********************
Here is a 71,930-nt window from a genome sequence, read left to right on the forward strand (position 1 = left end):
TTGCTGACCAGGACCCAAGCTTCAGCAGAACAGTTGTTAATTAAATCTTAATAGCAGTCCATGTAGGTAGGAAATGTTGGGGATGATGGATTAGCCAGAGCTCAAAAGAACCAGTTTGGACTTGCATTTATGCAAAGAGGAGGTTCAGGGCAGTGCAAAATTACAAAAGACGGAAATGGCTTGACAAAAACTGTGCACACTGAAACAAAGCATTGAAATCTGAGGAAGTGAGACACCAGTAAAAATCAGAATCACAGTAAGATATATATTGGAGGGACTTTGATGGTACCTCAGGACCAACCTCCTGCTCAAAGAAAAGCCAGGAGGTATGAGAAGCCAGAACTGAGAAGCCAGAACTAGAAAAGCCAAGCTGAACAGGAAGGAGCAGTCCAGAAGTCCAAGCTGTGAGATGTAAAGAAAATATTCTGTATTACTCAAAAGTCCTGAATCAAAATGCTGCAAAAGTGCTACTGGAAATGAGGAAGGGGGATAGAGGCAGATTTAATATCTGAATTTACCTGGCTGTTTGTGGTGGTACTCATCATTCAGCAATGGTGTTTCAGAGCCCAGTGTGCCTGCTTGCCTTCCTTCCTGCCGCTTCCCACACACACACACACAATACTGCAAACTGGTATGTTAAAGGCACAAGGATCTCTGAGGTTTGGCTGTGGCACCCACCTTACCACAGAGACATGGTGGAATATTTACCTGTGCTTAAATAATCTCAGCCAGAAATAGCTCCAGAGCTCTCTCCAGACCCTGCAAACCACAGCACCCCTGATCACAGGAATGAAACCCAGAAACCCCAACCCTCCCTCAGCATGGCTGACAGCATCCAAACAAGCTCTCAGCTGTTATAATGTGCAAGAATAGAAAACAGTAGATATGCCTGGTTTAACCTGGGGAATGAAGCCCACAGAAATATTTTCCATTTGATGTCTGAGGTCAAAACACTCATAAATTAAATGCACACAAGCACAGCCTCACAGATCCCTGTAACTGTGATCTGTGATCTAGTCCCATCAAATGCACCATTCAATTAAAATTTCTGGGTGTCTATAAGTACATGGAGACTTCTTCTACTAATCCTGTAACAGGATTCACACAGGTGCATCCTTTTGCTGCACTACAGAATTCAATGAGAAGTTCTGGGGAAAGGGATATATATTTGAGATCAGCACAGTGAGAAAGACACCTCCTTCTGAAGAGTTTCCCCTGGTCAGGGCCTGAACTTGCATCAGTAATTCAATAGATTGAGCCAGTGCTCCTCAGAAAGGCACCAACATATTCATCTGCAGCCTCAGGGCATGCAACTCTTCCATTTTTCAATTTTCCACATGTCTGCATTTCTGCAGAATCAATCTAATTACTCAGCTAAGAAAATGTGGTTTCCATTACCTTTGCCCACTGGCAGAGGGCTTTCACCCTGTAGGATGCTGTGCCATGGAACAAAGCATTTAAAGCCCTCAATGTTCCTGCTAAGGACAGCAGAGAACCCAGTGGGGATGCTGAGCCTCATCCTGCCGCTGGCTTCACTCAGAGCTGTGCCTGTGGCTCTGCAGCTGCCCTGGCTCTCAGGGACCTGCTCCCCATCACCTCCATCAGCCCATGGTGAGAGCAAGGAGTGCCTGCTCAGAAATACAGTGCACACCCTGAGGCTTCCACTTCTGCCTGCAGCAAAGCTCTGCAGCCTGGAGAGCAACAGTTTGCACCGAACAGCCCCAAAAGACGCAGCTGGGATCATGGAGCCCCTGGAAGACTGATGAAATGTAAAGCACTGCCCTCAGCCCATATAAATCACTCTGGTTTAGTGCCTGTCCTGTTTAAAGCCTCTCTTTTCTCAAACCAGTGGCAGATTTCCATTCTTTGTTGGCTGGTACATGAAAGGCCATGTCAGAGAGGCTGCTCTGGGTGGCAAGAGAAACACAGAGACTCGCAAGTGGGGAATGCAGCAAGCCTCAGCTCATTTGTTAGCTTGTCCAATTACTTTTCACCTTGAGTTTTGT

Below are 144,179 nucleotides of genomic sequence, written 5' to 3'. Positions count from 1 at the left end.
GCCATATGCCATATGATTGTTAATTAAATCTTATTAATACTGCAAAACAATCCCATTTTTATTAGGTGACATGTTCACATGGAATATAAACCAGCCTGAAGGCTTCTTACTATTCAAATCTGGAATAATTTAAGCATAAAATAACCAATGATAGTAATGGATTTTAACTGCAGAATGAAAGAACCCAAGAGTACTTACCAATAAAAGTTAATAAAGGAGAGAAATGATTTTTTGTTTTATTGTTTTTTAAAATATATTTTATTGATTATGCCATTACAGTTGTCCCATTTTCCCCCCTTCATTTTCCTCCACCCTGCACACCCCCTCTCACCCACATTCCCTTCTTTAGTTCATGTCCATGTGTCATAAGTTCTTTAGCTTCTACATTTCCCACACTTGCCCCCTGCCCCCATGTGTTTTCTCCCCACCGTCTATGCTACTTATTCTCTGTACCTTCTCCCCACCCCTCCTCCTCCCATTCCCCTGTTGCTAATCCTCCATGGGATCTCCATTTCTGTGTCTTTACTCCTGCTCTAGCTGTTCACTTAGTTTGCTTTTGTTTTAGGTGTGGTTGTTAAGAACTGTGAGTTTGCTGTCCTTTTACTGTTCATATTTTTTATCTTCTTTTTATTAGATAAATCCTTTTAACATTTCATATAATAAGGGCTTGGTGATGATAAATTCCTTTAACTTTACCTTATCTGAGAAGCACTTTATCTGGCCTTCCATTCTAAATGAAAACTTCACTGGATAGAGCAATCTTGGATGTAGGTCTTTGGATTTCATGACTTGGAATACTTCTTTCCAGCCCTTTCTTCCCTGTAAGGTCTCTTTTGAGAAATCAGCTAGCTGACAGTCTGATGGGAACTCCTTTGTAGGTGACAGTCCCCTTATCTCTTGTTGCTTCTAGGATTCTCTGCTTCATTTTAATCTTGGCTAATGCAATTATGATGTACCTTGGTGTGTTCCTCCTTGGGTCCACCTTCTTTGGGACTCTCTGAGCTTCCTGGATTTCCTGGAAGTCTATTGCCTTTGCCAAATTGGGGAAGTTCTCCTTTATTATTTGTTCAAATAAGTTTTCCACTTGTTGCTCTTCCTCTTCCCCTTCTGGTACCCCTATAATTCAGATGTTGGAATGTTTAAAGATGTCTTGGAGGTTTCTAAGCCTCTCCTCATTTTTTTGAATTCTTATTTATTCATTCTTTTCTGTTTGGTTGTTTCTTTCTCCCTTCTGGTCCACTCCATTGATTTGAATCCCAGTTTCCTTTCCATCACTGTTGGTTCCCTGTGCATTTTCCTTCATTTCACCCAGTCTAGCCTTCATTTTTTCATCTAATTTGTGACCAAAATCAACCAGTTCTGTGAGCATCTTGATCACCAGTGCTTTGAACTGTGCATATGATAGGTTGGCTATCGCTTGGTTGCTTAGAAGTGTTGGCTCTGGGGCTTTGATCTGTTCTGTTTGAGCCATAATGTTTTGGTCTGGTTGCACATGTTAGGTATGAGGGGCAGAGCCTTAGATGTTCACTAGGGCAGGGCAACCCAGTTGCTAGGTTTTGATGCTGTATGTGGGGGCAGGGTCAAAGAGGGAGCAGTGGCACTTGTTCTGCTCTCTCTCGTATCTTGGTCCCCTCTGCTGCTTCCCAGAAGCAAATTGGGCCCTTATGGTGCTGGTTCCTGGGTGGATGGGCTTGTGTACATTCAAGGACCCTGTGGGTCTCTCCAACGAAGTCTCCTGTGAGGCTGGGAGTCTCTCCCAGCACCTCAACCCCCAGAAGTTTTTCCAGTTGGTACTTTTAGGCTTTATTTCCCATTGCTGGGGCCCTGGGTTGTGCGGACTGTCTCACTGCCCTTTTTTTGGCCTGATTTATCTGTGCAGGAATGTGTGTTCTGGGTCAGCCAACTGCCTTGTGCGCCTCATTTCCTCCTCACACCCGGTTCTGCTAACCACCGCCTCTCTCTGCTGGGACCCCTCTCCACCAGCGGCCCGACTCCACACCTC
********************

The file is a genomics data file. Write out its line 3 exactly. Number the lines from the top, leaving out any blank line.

Below are 144,179 nucleotides of genomic sequence, written 5' to 3'. Positions count from 1 at the left end.